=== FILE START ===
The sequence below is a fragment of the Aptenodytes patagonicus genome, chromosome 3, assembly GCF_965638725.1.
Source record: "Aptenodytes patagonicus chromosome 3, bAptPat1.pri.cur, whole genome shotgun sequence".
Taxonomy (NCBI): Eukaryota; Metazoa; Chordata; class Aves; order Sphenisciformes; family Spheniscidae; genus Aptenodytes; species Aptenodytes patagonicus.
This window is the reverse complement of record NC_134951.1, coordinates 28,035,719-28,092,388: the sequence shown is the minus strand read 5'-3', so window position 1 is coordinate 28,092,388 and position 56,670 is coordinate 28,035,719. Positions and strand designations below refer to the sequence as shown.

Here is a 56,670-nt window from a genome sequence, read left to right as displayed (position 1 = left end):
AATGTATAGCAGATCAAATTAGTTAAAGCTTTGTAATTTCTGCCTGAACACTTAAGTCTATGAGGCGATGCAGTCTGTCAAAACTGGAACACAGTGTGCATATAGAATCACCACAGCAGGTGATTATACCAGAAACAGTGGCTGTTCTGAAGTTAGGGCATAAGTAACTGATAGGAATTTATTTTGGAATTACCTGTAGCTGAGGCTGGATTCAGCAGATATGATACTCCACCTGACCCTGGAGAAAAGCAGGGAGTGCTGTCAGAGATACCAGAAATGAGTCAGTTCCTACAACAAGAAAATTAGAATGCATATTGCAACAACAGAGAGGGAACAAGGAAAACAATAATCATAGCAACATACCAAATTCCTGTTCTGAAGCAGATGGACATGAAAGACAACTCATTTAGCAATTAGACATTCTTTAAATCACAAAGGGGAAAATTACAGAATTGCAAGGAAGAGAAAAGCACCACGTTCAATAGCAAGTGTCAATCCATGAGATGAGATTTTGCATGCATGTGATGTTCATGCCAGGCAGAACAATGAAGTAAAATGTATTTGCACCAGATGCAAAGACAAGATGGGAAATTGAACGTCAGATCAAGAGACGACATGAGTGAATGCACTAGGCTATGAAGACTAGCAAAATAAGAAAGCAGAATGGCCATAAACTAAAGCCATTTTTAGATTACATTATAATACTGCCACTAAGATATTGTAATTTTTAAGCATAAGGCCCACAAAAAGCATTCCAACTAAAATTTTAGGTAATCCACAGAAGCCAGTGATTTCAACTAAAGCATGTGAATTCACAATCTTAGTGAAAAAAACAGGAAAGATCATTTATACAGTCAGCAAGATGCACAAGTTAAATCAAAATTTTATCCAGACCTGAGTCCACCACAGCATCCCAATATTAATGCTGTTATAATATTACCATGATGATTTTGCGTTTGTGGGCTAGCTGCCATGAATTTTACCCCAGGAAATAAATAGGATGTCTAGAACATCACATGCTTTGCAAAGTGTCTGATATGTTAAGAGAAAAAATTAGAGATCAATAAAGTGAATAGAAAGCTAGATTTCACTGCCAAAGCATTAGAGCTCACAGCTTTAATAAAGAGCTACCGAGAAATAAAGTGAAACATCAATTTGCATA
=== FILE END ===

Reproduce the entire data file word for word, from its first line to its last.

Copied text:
The sequence below is a fragment of the Aptenodytes patagonicus genome, chromosome 3, assembly GCF_965638725.1.
Source record: "Aptenodytes patagonicus chromosome 3, bAptPat1.pri.cur, whole genome shotgun sequence".
Taxonomy (NCBI): Eukaryota; Metazoa; Chordata; class Aves; order Sphenisciformes; family Spheniscidae; genus Aptenodytes; species Aptenodytes patagonicus.
This window is the reverse complement of record NC_134951.1, coordinates 28,035,719-28,092,388: the sequence shown is the minus strand read 5'-3', so window position 1 is coordinate 28,092,388 and position 56,670 is coordinate 28,035,719. Positions and strand designations below refer to the sequence as shown.

Here is a 56,670-nt window from a genome sequence, read left to right as displayed (position 1 = left end):
AATGTATAGCAGATCAAATTAGTTAAAGCTTTGTAATTTCTGCCTGAACACTTAAGTCTATGAGGCGATGCAGTCTGTCAAAACTGGAACACAGTGTGCATATAGAATCACCACAGCAGGTGATTATACCAGAAACAGTGGCTGTTCTGAAGTTAGGGCATAAGTAACTGATAGGAATTTATTTTGGAATTACCTGTAGCTGAGGCTGGATTCAGCAGATATGATACTCCACCTGACCCTGGAGAAAAGCAGGGAGTGCTGTCAGAGATACCAGAAATGAGTCAGTTCCTACAACAAGAAAATTAGAATGCATATTGCAACAACAGAGAGGGAACAAGGAAAACAATAATCATAGCAACATACCAAATTCCTGTTCTGAAGCAGATGGACATGAAAGACAACTCATTTAGCAATTAGACATTCTTTAAATCACAAAGGGGAAAATTACAGAATTGCAAGGAAGAGAAAAGCACCACGTTCAATAGCAAGTGTCAATCCATGAGATGAGATTTTGCATGCATGTGATGTTCATGCCAGGCAGAACAATGAAGTAAAATGTATTTGCACCAGATGCAAAGACAAGATGGGAAATTGAACGTCAGATCAAGAGACGACATGAGTGAATGCACTAGGCTATGAAGACTAGCAAAATAAGAAAGCAGAATGGCCATAAACTAAAGCCATTTTTAGATTACATTATAATACTGCCACTAAGATATTGTAATTTTTAAGCATAAGGCCCACAAAAAGCATTCCAACTAAAATTTTAGGTAATCCACAGAAGCCAGTGATTTCAACTAAAGCATGTGAATTCACAATCTTAGTGAAAAAAACAGGAAAGATCATTTATACAGTCAGCAAGATGCACAAGTTAAATCAAAATTTTATCCAGACCTGAGTCCACCACAGCATCCCAATATTAATGCTGTTATAATATTACCATGATGATTTTGCGTTTGTGGGCTAGCTGCCATGAATTTTACCCCAGGAAATAAATAGGATGTCTAGAACATCACATGCTTTGCAAAGTGTCTGATATGTTAAGAGAAAAAATTAGAGATCAATAAAGTGAATAGAAAGCTAGATTTCACTGCCAAAGCATTAGAGCTCACAGCTTTAATAAAGAGCTACCGAGAAATAAAGTGAAACATCAATTTGCATA